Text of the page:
Or a mother agonizing over her child, as was the challenge to that first chaplain encountered at Children’s Memorial?
What of the family desperately awaiting results of a difficult treatment or surgery?
And the COVID-19 patient? How do you support the one alert, scared and alone?
Or the family of that COVID patient on a ventilator, loved ones unable to visit, anxious for an encouraging word from doctors and nurses too swamped for long conversations?
“It was a big difference for me and the other chaplains, when we could no longer be in physical connection and interaction with patients and family members because of COVID,” said the Rev. Dr. Sharyon Cosey, a chaplain the past four years at Mount Sinai Hospital.
“As the CDC guidelines changed, the way we interacted changed over time. At first, families could come to the hospital, then no families were allowed unless there were extenuating circumstances. We had to switch to phone visits and those type of things, and learn how to minister to people using methods you ordinarily would not find necessary.”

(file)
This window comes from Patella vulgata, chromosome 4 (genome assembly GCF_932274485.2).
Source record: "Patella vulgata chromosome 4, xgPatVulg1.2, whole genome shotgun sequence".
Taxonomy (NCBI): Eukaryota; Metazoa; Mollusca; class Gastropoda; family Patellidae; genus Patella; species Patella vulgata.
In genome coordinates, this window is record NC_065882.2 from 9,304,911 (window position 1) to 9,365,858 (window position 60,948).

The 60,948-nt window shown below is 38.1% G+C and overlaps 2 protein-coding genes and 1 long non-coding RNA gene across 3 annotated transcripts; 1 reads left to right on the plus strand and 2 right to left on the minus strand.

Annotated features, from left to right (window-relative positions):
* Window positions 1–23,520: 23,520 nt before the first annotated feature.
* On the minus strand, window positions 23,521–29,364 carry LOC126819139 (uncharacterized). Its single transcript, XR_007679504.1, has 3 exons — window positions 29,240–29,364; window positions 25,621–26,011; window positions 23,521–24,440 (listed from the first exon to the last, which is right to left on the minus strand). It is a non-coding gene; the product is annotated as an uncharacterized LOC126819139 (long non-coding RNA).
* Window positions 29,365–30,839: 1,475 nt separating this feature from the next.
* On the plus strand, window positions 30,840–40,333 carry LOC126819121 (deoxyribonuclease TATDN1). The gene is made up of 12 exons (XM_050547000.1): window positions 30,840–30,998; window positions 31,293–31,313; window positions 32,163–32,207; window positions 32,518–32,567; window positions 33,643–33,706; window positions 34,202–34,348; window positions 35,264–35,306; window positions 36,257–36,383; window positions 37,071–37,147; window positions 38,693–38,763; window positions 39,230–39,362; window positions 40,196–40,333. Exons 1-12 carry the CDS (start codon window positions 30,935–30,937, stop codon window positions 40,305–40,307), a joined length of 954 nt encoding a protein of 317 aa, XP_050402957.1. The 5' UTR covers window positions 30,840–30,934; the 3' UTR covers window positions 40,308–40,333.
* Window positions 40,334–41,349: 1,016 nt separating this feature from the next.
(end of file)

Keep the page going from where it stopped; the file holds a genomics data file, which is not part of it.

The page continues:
A hospital chaplain for 13 years, Cosey is pastor of the non-denominational ABBA Church of Renewed Faith in Beverly, part of the International Council of Community Churches. Previously a chaplain at University of Chicago Comer Children’s Hospital on the South Side for 81⁄2 years, she joined the staff of this Level 1 trauma hospital on the West Side in 2017.
“As a chaplain, our job is to be present with a patient or family member when they’re going through some type of traumatic experience in their life, to give them hope, to be a spiritual presence, for as long as necessary,” Cosey said.
“And that can run a gamut of things. If you have 20 different people, they may have 20 different needs. Whether it may be prayer, or to cry and scream, or to try to get in touch with God, you try to meet those needs. Virtual was a challenge. But at the end of it all, you find you still are somehow able to connect with people. A lot of chaplaincy is listening.”
Cosey taught junior high English for 321⁄2 years in the Chicago Public Schools, most of those years at Carter Elementary in Washington Park, before she discerned a calling.
Retiring from CPS in 2005, she received her second master’s degree from Chicago Theological Seminary in 2007, and founded her church while working at Comer’s.
Later receiving her doctorate from McCormick Theological Seminary, she is a board certified chaplain through the Association of Professional Chaplains (APC), the national standards bearer for ministers in health and human services.
She keeps up with her peers navigating remote pastoral care at hospitals across the country through APC support groups where members share challenges of this pivot spurred by a disease that has killed more than 350,200 Americans, and infected over 20,4 million.